Title 10 of the U.S. Code declares that "the purpose of Junior Reserve Officers' Training Corps is to instill in students in United States secondary educational institutions the value of citizenship, service to the United States, personal responsibility, and a sense of accomplishment."

The JROTC Program has changed greatly over the years. Once looked upon primarily as a source of enlisted recruits and officer candidates, it became a citizenship program devoted to the moral, physical and educational uplift of American youth. Although the program retained its military structure and the resultant ability to infuse in its student cadets a sense of discipline and order, it shed most of its early military content.

The study of ethics, citizenship, communications, leadership, life skills and other subjects designed to prepare young men and woman to take their place in adult society, evolved as the core of the program. More recently, an improved student centered curriculum focusing on character building and civic responsibility is being presented in every JROTC classroom.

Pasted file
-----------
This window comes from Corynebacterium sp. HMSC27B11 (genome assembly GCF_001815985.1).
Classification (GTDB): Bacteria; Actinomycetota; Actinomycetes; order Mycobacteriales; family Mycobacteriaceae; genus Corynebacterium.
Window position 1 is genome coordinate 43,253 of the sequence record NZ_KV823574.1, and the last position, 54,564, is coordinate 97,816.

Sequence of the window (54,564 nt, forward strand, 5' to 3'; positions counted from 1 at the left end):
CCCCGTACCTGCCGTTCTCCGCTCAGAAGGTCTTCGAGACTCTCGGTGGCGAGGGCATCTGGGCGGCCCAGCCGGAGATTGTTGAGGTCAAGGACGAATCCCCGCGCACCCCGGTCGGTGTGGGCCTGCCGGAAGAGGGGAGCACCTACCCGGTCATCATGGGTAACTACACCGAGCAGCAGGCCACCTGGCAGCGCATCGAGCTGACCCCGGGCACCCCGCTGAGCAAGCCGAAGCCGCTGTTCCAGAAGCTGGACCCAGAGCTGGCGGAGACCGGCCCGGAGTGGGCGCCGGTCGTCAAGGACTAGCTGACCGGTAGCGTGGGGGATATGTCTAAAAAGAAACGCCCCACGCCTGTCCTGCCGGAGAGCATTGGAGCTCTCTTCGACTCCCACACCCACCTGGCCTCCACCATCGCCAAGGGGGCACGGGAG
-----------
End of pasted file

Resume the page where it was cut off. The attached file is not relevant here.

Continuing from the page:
Frequently Asked Questions


Is JROTC a required course?

No. JROTC is not a required course at Buchanan County Schools.

What does JROTC stand for? 

JROTC stands for Junior Reserve Officer's Training Corps. It is a military regulated high school program whose purpose is to educate high school students in leadership roles while making them aware of the benefits of citizenship. The mission of JROTC is to motivate young people to become better American citizens.